By Maxine Todd, NOW PAC Intern As a young woman, I am extremely excited to have the opportunity to elect the first woman president. It is wonderful to see a candidate who I know has personally experienced the same problems and faces the same concerns that I have, as a woman in the U.S. While… Read more »
Posts By: National Organization for Women
Last Wednesday, for the first time ever, the U.S. Senate decided to debate the Paycheck Fairness Act (PFA). This proposed law, sponsored in the Senate by Barbara Mikulski (MD-D), would strengthen the Equal Pay Act of 1963.
The Food and Drug Administration (FDA) recently issued guidelines suggesting that more women, as well as greater racial, ethnic and age diversity, be included in research trials by companies submitting drug and device applications for review and approval. Unfortunately, the agency stopped short of requiring that companies have greater diversity in their study populations and to study the drug’s effects in those sub-populations.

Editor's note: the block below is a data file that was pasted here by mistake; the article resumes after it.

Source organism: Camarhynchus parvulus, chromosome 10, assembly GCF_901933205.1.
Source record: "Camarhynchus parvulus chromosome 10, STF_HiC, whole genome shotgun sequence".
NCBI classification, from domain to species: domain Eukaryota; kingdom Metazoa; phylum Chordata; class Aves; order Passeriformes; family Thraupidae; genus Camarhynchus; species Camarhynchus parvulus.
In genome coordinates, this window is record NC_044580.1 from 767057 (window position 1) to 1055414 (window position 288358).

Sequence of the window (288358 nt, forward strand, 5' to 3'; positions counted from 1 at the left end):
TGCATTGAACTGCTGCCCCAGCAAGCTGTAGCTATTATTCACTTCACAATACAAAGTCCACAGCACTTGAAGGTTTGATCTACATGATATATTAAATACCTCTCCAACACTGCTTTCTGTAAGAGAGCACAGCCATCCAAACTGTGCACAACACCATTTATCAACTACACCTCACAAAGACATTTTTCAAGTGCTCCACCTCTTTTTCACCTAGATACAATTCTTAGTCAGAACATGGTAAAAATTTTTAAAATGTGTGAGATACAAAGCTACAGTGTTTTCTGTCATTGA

The Department of Labor (DOL) announced a proposed rule that would extend the definition of the word “spouse” with regard to the Family Medical Leave Act (FMLA) to include same-sex couples working in states that do not recognize their marriage.
While plenty of my online nearest and dearest were just as outraged as I was, a certain kind of anti-sex positivity fueled many of the most heated posts I discovered. Behind every “Why should your boss pay for your birth control?” question, there was an implicit “Why are you even bringing up your sexuality right now? Put that away!”
The National Organization for Women has advocated for many years for policies that would value women’s unpaid caregiving work, either raising children or caring for dependent adults.
While we’ve got a century of distance from the Victorians, our social norms have not advanced as much as we’d like to believe. We still see sex, especially female sexuality, as something taboo at best and nonexistent at worst.
On May 1, Brunei, a small country of about 415,000 people neighboring Malaysia, implemented a series of brutal laws targeting women and members of the LGBT community.
First publicized over thirty years ago, the lack of women in clinical trial research of drugs and devices is still a serious problem. As CBS’s Sixty Minutes reported on May 25, we now know that women sometimes respond very differently to prescription drugs than men.
Despite, or rather because of, the Nigerian government’s lack of effective action parents and loved ones of the abducted girls have staged protests and started #BringBackOurGirls.